My life without Rogers

Every now and again a blind pig finds an acorn

In hindsight, I guess I found that acorn. Read on.

On Saturday, I had that running through my mind as I was out and about doing my thing. There were signs on every place of business indicating the various online services were down – most noticeably Interact and direct debit payments.

As we were driving into town, we noticed one of the first businesses was obviously hurting. The car wash, which normally has a lineup of cars four or five deep, had nobody. I had parked under a tree previously and a bunch of birds had left their marks all over the car. Sweet. I swing in and my wife gave me a funny look. I’ve become my father! I have a little change purse in the console; one for $1 and $2 coins and another for $.10 and $.25 coins. I paid exact change and my car is mostly clean and shiny and bird-evidence free.

Our ultimate goal was to do some shopping for tops for my wife and perhaps a new pair of shoes for me. Sadly, the store didn’t have my size shoes but the helpful worker offered to check other stores for me. She had a nice-looking device but sadly, the internet connection wasn’t available. She’d made the offer out of habit, I guess. We did find some nice tops for my wife and having money in my wallet paid off. In cash. I take a great deal of heat from my kids “Dad, you’re a computer nerd, why don’t you use direct payment?”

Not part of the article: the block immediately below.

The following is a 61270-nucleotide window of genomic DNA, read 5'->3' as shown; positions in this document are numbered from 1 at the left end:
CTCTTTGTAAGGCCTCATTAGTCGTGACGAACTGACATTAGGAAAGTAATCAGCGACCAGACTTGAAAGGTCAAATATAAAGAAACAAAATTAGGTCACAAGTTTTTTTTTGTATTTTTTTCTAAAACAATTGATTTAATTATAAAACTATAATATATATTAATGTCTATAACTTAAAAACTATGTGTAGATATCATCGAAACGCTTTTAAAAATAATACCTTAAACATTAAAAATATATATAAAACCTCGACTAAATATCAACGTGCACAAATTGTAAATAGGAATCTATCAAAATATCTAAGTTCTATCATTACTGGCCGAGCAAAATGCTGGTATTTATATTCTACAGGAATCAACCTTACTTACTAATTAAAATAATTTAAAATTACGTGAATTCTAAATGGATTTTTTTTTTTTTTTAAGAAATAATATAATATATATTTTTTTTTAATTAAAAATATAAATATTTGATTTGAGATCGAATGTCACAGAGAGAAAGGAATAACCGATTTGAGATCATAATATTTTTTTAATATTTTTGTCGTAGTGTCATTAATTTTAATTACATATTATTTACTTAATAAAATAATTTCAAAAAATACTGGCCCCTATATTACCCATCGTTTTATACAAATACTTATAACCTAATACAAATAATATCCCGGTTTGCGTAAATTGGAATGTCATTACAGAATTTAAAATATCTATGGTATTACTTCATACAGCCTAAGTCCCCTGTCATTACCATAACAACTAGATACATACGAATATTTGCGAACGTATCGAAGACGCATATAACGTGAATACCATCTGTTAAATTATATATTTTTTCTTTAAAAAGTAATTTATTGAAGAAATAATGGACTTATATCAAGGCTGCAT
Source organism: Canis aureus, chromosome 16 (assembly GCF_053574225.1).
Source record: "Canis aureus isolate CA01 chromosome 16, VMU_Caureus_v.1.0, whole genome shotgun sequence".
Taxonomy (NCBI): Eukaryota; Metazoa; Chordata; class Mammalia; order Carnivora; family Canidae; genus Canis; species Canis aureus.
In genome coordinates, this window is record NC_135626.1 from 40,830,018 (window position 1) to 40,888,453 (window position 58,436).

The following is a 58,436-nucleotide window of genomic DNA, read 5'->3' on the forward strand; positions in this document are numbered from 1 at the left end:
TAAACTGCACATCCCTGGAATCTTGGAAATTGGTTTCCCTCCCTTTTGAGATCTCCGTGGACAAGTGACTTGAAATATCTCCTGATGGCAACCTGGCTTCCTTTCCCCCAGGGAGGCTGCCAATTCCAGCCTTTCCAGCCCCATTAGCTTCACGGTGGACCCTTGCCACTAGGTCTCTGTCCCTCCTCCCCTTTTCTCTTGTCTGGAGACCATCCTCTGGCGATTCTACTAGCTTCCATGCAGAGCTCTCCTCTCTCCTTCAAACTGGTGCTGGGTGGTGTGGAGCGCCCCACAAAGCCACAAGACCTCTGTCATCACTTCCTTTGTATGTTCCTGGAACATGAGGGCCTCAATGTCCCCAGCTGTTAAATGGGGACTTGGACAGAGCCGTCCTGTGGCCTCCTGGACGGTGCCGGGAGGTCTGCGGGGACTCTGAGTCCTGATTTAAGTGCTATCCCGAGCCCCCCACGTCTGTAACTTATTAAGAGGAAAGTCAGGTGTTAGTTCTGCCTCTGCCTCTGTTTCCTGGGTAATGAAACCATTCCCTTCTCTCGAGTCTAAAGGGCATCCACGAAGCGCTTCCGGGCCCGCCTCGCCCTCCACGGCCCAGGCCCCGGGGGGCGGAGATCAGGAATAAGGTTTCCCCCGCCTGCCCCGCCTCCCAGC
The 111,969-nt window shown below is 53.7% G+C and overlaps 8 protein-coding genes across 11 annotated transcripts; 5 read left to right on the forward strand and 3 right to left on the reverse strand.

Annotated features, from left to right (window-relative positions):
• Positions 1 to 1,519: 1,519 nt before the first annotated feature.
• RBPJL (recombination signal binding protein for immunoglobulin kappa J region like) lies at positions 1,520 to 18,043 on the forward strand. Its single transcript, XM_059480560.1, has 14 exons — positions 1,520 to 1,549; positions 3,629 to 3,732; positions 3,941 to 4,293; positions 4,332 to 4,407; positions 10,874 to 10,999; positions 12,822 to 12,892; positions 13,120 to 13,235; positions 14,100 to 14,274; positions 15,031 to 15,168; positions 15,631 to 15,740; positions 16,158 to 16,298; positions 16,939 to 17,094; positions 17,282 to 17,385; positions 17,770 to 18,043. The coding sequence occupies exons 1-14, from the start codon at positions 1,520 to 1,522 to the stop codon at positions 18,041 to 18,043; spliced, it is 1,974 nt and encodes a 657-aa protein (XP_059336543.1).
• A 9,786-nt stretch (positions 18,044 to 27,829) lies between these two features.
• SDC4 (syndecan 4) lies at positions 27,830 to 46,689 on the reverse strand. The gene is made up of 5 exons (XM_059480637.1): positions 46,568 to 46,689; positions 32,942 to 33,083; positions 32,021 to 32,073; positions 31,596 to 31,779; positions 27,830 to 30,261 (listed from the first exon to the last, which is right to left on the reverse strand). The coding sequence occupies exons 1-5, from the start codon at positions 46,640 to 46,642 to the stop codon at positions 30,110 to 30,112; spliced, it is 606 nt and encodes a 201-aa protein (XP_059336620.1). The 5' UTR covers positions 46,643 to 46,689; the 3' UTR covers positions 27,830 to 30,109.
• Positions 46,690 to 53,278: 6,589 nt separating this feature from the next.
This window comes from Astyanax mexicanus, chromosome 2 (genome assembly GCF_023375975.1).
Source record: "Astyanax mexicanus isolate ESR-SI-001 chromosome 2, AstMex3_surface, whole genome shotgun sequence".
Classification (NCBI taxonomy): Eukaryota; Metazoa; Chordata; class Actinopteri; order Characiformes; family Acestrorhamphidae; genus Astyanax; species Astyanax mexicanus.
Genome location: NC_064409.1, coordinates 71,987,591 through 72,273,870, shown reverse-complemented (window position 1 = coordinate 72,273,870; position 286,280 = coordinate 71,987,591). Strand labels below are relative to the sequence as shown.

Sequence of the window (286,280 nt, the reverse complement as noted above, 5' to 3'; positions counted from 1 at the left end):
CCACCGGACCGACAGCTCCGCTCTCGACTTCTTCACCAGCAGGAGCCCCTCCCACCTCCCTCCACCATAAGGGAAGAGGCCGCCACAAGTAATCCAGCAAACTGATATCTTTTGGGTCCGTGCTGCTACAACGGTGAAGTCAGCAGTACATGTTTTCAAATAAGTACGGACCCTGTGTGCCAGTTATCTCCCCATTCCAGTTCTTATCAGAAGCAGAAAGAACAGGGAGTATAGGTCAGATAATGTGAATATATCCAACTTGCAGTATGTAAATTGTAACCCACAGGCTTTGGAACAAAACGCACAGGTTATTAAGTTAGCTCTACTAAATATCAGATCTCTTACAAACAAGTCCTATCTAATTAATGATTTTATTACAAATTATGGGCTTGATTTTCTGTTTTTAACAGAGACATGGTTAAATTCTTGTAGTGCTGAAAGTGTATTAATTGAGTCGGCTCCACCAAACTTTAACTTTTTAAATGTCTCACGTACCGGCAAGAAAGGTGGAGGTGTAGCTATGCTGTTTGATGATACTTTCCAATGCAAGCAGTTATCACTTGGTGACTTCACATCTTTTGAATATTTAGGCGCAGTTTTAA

In your face, kids.

It was actually kind of quiet on the phone front since two of them are on the Rogers network and out of touch. The two girls got together so that the older one could call and interrupt our shopping trip for some reason. They all ended up at our place and quickly attached to our wifi to get caught up with their friends.

When Bell had pulled fibre down our concession road, we immediately ditched our old slow service and haven’t looked back. While we were in at The Source, not only did we get internet access there but my wife and I both got phones on the Virgin network.